Reading Pieter W. van der Horst's article "Sortes: Sacred Books as Instant Oracles in Late Antiquity"* recently, two thoughts occurred to me:
1. I wonder how many Christians realize that randomly opening your Bible and taking the first verse your eyes happen to light on as a divine response to a problem or question is (a) a practice that is at least as old as Hellenistic times and (b) a form of divination that is not any different, functionally, from inspecting the liver of a sacrifical animal or interpreting the flight of birds or consulting Tarot cards or New Age channellers. Bibliomancy.
2. Although the official Roman collection of Greek Sibylline oracles appears to have functioned in precisely this way, the pseudepigraphic collections of Jewish and Christian Sibylline Oracles that the Church Fathers were familiar with apparently did not.
We are accustomed to referring to Sibylline oracles as unsolicited prophecies because they were not composed in response to a question posed to the prophet(ess) or the god (as, e.g., consultations of the Pythia/Apollo at Delphi). But they weren't read as unsolicited prophecies by their Roman handlers; quite the opposite: they were consulted in order to identify appropriate responses to crises deemed serious enough by the senate to instruct the official board of interpreters (originally duumviri/"2 men" but eventually rising to quindecemviri/"15 men") to approach them with questions.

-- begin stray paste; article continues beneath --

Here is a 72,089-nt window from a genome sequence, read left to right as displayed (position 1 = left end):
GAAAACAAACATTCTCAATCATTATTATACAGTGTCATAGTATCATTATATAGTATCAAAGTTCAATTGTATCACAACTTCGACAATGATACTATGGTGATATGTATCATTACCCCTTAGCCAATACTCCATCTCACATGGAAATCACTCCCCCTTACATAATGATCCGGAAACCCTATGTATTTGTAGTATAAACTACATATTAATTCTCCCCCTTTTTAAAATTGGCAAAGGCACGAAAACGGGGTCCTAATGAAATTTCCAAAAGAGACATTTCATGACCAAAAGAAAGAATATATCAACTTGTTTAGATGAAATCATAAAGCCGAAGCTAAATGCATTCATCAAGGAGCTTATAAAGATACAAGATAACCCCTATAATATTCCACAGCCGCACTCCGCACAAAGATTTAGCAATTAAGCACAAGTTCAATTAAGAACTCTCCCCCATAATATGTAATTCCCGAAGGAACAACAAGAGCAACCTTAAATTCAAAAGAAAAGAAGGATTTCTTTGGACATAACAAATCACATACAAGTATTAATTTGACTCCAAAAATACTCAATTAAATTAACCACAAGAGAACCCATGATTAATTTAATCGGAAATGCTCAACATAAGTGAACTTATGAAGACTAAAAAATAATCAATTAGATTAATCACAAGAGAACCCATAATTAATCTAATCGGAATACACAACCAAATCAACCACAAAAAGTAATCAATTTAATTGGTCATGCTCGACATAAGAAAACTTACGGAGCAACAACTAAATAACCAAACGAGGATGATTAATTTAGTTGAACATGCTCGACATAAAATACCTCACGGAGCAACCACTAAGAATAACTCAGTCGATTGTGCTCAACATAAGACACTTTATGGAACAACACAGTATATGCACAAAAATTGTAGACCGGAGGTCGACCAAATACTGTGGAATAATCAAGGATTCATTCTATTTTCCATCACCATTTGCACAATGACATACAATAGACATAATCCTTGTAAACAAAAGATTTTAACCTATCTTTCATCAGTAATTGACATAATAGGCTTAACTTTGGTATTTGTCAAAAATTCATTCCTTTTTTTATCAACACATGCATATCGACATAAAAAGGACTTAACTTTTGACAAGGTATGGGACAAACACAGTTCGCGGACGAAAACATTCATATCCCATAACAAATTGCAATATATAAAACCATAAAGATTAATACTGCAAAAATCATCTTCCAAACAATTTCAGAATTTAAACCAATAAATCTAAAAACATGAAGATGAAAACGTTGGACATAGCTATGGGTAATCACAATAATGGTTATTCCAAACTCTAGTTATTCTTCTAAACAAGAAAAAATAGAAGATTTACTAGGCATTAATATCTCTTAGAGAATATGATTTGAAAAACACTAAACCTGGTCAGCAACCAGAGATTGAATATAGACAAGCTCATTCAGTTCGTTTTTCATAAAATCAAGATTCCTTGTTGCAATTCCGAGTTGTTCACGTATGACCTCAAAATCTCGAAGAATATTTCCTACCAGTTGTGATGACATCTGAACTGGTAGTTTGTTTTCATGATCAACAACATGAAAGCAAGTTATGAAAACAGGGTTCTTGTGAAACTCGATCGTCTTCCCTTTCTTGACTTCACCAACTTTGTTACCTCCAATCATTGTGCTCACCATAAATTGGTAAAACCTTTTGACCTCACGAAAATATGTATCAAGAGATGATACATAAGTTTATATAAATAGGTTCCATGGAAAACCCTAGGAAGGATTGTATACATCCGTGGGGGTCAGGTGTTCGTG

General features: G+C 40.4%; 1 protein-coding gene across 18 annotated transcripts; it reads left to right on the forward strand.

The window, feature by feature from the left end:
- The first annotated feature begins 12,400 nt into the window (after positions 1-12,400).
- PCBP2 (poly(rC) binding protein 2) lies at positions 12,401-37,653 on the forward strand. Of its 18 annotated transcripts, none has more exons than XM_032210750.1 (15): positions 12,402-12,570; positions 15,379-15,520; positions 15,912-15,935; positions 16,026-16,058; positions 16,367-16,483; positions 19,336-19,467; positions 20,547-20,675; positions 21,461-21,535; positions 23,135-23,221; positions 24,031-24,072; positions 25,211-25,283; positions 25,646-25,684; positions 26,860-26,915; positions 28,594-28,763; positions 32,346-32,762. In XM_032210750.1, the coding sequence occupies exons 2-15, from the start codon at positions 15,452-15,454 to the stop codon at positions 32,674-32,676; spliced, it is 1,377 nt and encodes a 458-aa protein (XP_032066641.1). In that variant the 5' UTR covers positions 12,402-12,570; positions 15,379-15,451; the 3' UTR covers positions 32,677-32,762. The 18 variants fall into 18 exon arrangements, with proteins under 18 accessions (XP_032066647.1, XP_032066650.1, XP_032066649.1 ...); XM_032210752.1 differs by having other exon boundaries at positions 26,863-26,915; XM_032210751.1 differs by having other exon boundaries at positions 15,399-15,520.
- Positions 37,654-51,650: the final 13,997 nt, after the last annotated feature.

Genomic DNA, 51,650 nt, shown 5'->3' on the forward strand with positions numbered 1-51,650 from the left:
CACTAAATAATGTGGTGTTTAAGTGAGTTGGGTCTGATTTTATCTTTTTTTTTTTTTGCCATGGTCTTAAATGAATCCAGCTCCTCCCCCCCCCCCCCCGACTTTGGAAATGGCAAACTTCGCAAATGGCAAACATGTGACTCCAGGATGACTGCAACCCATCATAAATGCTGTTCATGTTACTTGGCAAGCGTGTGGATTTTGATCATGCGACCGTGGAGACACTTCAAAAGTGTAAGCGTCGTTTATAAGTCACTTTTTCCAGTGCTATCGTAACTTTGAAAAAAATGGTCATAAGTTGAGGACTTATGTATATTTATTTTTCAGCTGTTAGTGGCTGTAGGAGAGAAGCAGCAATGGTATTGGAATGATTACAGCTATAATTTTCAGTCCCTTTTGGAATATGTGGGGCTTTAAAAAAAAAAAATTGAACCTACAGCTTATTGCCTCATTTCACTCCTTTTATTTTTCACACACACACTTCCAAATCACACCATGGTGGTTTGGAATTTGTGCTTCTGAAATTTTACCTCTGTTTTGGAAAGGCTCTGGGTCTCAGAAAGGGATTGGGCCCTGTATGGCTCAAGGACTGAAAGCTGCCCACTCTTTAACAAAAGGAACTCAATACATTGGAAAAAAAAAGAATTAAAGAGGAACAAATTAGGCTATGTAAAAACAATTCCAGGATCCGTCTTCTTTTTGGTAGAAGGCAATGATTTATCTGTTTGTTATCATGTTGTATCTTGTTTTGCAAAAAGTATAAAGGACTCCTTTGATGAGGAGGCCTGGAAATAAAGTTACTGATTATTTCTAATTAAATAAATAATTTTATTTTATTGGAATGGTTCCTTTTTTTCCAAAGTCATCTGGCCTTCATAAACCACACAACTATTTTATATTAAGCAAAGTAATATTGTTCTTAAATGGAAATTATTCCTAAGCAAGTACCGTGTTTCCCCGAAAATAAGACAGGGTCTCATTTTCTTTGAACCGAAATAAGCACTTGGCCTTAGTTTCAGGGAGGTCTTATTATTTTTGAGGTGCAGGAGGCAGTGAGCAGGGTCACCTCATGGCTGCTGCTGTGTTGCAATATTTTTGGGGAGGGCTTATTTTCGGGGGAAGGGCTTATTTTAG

The precise method of approach employed is never described. For instance, did the duumvirs read through the [Sibylline] books till they came on a significant passage or were they supposed to have an index? Alternatively, did they employ some method like the sortes vergilianae, unrolling the books at random and lighting on a particular passage? (Parke, Sibyls, p. 191).
Either way, though, they were read, against the grain of their composition, as solicited prophecies.
Not so with the Church Fathers' use of Sibylline oracles. (And let me mention in passing that there appears to have been very little overlap [if any] between the Sibylline oracles that made up the official Roman collection and those that the Church Fathers knew.) It was the Hebrew prophets who provided the model for Patristic use of the Sibylline Oracles (among, i.e., those Church Fathers who regarded the Sibylline Oracles as inspired by God . . . not all of them did). Roman reception of Sibylline oracles was anisomorphic with their composition: unsolicited prophecies were read as solicited ones. In contrast, Patristic reception of Sibylline oracles and their (early Jewish and Christian) composition were isomorphic: the Hebrew prophets served as a model for both writing and reading Jewish and Christian Sibylline oracles. Nothing (at least nothing I have come across) suggests that the Jewish and Chrisitian Sibylline oracles were ever actually used for divination by Jews or Christians in late antiquity.
This seems a bit odd to me, given van der Horst's quite detailed catalog of divination-by-scripture among Jews and Christians (as well as Greeks and Romans) in late antiquity. But perhaps, although viewed as inspired by God, they were also perceived as too gentile/pagan to be legitimately consulted; they would, after all, most likely have been read as (religiously) Greek, not Jewish or Christian, compositions. On the other hand, when did a little thing like that ever stop some people?
*Pieter W. van der Horst, "Sortes: Sacred Books as Instant Oracles in Late Antiquity", in L. V. Rutgers et al. (eds.), The Use of Sacred Books in the Ancient World (Leuven: Peeters, 1998) 143-173.